Final Séance: The Strange Friendship Between Houdini and Conan Doyle
I have long been aware that Sir Arthur Conan Doyle ended his friendship with Harry Houdini on account of Doyle’s blind, gullible belief in the very scam Houdini had disproven over and over. But not until I read Final Séance did I become convinced that incurable adherence to a security belief in the face of irrefutable evidence can only be described as a form of insanity. And I am far from the first person to reach that conclusion.
Following the publication of Doyle’s second pro-Spiritualism book, the Sunday Express ran the headline in its book column, “Is Conan Doyle Mad?” So far as I am aware, no publication of comparable influence has been similarly blunt in connection with Doyle’s spiritual successor, Shirley MacLaine. It is understandable why “political correctness,” requiring more circumspect criticism, is not to everybody’s taste. Not faced with such constraints, the Express went on, “One does not trouble to analyze the ravings of a madman. One shrugs one’s shoulders, laughs, and forgets.” The more polite London Times, reviewing Doyle’s previous book, referred to Doyle’s “incredible naiveté,” while the Nation stated, “The book leaves one with a rather poor opinion of the doctor’s critical abilities” (169). And when even an investigator as incredibly gullible as J.B. Rhine (who went on to authenticate ESP in a horse) saw through one of Doyle’s pet mediums, Doyle placed a notice in the Boston newspapers, “J.B. Rhine is an Ass” (203).
Houdini was religiously conservative, even disowning one of his brothers for violating one of Leviticus’s sectarian taboos (218-219). And when he testified before a Congressional committee in support of an anti-fortune-telling bill, he said:
This is positively no attack upon a religion. Please understand that emphatically. I am not attacking a religion. . . . But this thing they call 'spiritualism,' wherein a medium intercommunicates with the dead, is a fraud from start to finish. There are only two kinds of mediums, those who are mental degenerates and who ought to be under observation, and those who are deliberate cheats and frauds. I would not believe a fraudulent medium under oath; perjury means nothing to them. . . . Millions of dollars are stolen every year in America, and the Government [has] never paid any attention to it, because they look upon it as a religion.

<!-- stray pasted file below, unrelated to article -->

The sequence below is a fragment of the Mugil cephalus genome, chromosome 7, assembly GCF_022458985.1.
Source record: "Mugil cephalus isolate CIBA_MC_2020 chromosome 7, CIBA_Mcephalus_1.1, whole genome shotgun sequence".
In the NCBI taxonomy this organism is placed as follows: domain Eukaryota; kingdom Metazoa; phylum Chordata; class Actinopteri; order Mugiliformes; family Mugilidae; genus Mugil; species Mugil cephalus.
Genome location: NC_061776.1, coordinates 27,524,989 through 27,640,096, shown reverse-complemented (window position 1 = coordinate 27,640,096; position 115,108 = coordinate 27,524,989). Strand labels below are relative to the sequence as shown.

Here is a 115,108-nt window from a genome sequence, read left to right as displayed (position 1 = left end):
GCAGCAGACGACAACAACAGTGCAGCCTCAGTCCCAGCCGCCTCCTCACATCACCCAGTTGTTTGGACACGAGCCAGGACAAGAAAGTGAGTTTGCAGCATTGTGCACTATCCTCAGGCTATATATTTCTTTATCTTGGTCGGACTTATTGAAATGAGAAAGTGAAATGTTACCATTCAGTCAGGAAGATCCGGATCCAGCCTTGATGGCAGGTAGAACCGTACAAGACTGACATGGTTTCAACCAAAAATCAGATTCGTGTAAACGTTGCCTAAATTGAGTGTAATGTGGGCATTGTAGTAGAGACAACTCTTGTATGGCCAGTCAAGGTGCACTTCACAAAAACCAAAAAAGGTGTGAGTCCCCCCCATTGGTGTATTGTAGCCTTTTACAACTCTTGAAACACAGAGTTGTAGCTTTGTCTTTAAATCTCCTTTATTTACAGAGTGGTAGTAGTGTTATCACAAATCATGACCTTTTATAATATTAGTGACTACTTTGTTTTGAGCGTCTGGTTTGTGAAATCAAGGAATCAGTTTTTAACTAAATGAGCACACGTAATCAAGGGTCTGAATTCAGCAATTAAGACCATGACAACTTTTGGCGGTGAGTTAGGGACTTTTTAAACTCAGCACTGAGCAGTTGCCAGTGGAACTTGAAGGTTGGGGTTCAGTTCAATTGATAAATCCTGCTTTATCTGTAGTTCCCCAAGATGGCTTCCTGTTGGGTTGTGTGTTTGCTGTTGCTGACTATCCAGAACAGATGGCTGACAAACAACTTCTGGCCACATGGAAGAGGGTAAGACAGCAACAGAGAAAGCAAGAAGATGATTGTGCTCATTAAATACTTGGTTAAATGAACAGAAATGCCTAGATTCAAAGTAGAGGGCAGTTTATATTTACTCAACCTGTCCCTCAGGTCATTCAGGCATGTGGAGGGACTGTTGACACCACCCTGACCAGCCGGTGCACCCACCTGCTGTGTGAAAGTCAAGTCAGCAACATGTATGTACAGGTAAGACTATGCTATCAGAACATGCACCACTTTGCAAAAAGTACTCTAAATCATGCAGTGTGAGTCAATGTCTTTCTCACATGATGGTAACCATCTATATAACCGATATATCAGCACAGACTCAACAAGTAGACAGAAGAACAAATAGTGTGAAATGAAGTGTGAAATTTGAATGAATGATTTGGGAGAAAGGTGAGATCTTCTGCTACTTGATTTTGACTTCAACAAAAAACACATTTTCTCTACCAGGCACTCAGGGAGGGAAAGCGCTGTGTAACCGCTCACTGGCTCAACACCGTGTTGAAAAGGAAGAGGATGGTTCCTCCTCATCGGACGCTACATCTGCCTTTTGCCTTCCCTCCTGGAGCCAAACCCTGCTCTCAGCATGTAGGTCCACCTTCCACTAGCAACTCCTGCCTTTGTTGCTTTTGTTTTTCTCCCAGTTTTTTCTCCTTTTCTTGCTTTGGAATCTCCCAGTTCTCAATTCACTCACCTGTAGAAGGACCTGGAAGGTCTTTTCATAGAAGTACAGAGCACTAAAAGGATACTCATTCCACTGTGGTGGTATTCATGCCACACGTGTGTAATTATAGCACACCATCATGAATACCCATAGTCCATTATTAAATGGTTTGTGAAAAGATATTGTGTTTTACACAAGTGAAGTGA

Substitute “televangelism” for “spiritualism,” and the obvious response is, “So what else is new?” And when Polidoro writes of a paranormal hoax exposed by Houdini, “It was a typical swindle, still used today by many self-claimed psychics, astrologers, and charlatans. By this means Reese had been able to gather sums of money from gullible people who, more often than not, were also learned men of science and culture,” the response is again, “So what else is new?”
I was surprised to learn that, while Conan Doyle was en route to Australia, some Australian Presbyterians held a prayer meeting to ask their sectarian god to prevent the proponent of an opposition religion (Spiritualism) from reaching their shores alive. A fringe cult in Vancouver in 1962 held a similar prayer meeting to petition that a stage hypnotist not be permitted to perform in their city. The god did not answer that request either.
Polidoro does not devote much space to Doyle’s authentication of the Cottingley fairies, other than to quote a couple of statements in which Doyle expressed his conviction that little girls do not lie. That little girls (and boys) are humankind’s most notorious liars was quite unknown to him.
On the question of whether Arthur Ford correctly identified the message Houdini had promised to communicate to his widow if he ever came back, Polidoro quotes enough statements from Bess Houdini to make clear that only her desperate desire to believe led her to an initial authentication of Ford’s claim. On sober reflection, she realized that Ford had simply picked up pre-published clues and capitalized on her willingness to believe that the message was what Houdini would have sent her if he had been able. It was not a message that he had pre-arranged to send her. Doyle, not surprisingly, was convinced that Ford had indeed communicated with Houdini, and no one could convince him otherwise.
Even after Houdini’s death, in a letter to Bess Houdini, Doyle reiterated his stubborn conviction that Houdini possessed the very powers he devoted his life to refuting, including an ability to dematerialize his body in order to pass through solid walls (225). In doing so, he foreshadowed the parapsychologists at George Washington University, St. Louis, who, after James Randi’s “Project Alpha” had exposed their gullibility by having them pronounce the illusions of two youthful conjurers as genuine psychic phenomena, actually asserted that Randi’s associates really were psychics who for some reason were now pretending to be magicians. Will believers in pseudoscience ever learn to distinguish between sense and nonsense, and face the reality that their superstitions have been as fully disproven as phlogiston and the planet Vulcan? Only if Barnum was wrong.